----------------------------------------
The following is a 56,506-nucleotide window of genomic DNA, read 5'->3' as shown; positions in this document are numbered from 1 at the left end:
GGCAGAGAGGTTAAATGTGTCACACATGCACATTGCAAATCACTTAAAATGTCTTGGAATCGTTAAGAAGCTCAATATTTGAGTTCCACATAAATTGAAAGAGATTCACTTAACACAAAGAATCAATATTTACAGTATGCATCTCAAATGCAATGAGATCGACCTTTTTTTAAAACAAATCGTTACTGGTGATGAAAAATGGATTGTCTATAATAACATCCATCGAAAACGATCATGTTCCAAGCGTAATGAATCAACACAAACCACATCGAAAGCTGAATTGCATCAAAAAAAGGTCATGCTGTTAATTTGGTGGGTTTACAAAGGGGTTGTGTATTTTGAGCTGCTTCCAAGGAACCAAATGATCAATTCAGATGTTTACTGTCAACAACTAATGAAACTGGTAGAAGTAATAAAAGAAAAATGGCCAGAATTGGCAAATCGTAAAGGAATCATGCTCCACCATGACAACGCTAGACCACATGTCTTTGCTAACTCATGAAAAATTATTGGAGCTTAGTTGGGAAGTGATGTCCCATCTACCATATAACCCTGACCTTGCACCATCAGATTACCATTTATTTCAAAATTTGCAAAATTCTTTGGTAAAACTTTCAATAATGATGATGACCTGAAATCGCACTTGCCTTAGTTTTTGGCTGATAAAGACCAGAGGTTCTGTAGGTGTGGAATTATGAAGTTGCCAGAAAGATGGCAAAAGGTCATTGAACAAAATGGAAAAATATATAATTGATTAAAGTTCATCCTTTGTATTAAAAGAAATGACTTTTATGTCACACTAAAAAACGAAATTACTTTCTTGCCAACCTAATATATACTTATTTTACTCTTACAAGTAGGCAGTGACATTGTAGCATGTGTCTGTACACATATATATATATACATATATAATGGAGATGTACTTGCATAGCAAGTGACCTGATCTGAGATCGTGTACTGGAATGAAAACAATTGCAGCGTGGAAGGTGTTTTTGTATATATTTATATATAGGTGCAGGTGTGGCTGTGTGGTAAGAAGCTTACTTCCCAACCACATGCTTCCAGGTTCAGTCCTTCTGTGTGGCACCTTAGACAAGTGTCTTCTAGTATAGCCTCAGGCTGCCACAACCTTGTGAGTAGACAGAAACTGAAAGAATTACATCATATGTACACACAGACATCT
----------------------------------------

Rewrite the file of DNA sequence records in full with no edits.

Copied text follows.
The following is a 56,506-nucleotide window of genomic DNA, read 5'->3' as shown; positions in this document are numbered from 1 at the left end:
GGCAGAGAGGTTAAATGTGTCACACATGCACATTGCAAATCACTTAAAATGTCTTGGAATCGTTAAGAAGCTCAATATTTGAGTTCCACATAAATTGAAAGAGATTCACTTAACACAAAGAATCAATATTTACAGTATGCATCTCAAATGCAATGAGATCGACCTTTTTTTAAAACAAATCGTTACTGGTGATGAAAAATGGATTGTCTATAATAACATCCATCGAAAACGATCATGTTCCAAGCGTAATGAATCAACACAAACCACATCGAAAGCTGAATTGCATCAAAAAAAGGTCATGCTGTTAATTTGGTGGGTTTACAAAGGGGTTGTGTATTTTGAGCTGCTTCCAAGGAACCAAATGATCAATTCAGATGTTTACTGTCAACAACTAATGAAACTGGTAGAAGTAATAAAAGAAAAATGGCCAGAATTGGCAAATCGTAAAGGAATCATGCTCCACCATGACAACGCTAGACCACATGTCTTTGCTAACTCATGAAAAATTATTGGAGCTTAGTTGGGAAGTGATGTCCCATCTACCATATAACCCTGACCTTGCACCATCAGATTACCATTTATTTCAAAATTTGCAAAATTCTTTGGTAAAACTTTCAATAATGATGATGACCTGAAATCGCACTTGCCTTAGTTTTTGGCTGATAAAGACCAGAGGTTCTGTAGGTGTGGAATTATGAAGTTGCCAGAAAGATGGCAAAAGGTCATTGAACAAAATGGAAAAATATATAATTGATTAAAGTTCATCCTTTGTATTAAAAGAAATGACTTTTATGTCACACTAAAAAACGAAATTACTTTCTTGCCAACCTAATATATACTTATTTTACTCTTACAAGTAGGCAGTGACATTGTAGCATGTGTCTGTACACATATATATATATACATATATAATGGAGATGTACTTGCATAGCAAGTGACCTGATCTGAGATCGTGTACTGGAATGAAAACAATTGCAGCGTGGAAGGTGTTTTTGTATATATTTATATATAGGTGCAGGTGTGGCTGTGTGGTAAGAAGCTTACTTCCCAACCACATGCTTCCAGGTTCAGTCCTTCTGTGTGGCACCTTAGACAAGTGTCTTCTAGTATAGCCTCAGGCTGCCACAACCTTGTGAGTAGACAGAAACTGAAAGAATTACATCATATGTACACACAGACATCT